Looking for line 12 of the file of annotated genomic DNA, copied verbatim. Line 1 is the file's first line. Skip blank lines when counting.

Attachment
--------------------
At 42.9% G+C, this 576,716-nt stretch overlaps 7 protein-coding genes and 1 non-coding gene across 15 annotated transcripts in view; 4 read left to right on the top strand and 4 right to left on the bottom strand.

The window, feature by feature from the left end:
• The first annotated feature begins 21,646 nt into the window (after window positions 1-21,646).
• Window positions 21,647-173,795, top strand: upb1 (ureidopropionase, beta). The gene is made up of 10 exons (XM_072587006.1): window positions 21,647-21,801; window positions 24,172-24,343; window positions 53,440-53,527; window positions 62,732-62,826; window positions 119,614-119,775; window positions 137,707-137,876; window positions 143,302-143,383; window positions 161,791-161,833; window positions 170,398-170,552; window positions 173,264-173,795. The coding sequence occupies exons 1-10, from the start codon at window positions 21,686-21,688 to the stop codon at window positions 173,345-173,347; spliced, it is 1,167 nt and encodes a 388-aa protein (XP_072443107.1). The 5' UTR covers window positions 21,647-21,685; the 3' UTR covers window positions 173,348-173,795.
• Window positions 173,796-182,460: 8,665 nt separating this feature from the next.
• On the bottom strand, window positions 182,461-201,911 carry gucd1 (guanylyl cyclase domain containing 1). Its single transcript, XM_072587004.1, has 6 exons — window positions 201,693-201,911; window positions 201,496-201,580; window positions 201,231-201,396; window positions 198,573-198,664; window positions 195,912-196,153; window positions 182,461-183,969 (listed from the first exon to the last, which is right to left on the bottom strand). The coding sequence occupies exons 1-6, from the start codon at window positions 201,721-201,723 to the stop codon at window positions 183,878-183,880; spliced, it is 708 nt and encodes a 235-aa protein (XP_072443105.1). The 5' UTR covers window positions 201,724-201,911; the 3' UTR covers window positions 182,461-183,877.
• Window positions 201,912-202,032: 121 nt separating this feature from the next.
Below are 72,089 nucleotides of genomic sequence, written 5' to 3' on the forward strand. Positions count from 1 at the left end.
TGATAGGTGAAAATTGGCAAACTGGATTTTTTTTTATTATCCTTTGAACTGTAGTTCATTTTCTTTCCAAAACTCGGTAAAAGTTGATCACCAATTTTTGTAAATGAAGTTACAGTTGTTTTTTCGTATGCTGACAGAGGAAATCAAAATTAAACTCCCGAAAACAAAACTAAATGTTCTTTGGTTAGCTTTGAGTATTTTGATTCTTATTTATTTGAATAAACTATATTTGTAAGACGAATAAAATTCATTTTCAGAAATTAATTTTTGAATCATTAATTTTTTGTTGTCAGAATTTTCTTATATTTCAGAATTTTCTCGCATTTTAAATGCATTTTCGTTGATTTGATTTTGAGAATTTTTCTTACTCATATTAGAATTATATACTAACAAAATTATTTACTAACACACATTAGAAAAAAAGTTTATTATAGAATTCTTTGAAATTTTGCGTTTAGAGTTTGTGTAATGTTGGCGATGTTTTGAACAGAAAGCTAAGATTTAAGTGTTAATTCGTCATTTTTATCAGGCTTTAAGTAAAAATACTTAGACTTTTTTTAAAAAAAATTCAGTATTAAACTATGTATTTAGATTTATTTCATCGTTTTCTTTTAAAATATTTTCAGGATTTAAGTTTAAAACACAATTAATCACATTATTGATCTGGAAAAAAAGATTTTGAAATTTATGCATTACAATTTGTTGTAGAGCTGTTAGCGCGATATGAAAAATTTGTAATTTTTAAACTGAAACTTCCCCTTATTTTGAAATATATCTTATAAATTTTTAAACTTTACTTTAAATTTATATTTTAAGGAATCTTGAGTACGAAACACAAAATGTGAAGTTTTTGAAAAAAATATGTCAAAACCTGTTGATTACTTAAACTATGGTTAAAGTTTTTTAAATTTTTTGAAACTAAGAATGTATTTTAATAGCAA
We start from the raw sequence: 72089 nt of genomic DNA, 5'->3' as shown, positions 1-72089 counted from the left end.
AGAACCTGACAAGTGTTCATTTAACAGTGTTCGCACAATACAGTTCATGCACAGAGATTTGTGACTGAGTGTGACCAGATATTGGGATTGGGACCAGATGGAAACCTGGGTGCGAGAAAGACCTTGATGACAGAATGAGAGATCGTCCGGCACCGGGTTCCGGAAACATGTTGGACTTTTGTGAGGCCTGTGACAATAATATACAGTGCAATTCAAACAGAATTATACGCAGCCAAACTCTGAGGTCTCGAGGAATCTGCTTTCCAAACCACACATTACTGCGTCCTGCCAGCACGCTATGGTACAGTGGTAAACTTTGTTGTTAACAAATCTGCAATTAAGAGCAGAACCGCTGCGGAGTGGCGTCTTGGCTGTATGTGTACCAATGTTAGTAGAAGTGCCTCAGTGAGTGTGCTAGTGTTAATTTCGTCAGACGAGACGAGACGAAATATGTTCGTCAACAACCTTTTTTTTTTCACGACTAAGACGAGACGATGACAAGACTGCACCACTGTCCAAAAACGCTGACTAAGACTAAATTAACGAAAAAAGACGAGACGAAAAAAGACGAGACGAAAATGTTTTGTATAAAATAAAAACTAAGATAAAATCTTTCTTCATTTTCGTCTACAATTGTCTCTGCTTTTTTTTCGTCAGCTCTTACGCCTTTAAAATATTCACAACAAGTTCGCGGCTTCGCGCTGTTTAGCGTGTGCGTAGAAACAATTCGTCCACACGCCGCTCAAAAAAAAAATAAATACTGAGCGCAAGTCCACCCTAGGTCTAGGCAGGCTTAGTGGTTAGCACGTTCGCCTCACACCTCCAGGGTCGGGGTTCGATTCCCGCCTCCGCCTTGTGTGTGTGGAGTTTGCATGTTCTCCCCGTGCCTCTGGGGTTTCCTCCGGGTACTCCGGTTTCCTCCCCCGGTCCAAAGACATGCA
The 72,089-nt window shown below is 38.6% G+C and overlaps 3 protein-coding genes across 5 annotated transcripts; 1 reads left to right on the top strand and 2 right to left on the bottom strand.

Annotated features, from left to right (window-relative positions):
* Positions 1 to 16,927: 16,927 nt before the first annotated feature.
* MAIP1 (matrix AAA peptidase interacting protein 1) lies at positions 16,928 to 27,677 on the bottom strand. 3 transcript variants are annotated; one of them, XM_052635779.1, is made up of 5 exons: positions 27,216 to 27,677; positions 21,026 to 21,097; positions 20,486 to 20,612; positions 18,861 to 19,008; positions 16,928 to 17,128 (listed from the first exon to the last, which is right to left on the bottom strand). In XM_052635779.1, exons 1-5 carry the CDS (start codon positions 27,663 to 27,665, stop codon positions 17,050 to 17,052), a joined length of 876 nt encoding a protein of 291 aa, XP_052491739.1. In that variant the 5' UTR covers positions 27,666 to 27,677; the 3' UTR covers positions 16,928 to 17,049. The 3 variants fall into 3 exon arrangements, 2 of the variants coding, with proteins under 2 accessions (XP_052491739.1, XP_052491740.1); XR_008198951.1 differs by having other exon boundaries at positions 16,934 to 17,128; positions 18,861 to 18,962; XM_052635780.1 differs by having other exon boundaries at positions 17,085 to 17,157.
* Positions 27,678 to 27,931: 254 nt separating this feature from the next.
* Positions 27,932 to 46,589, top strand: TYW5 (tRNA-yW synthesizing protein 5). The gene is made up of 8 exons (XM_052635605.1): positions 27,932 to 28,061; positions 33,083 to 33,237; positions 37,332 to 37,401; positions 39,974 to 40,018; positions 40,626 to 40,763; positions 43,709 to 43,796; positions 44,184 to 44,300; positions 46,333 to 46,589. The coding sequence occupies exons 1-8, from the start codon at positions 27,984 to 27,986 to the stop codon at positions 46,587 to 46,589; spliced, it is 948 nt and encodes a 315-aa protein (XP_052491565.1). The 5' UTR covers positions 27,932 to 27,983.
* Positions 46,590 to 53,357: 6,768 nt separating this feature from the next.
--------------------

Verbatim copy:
The 72,089-nt window shown below is 38.6% G+C and overlaps 3 protein-coding genes across 5 annotated transcripts; 1 reads left to right on the top strand and 2 right to left on the bottom strand.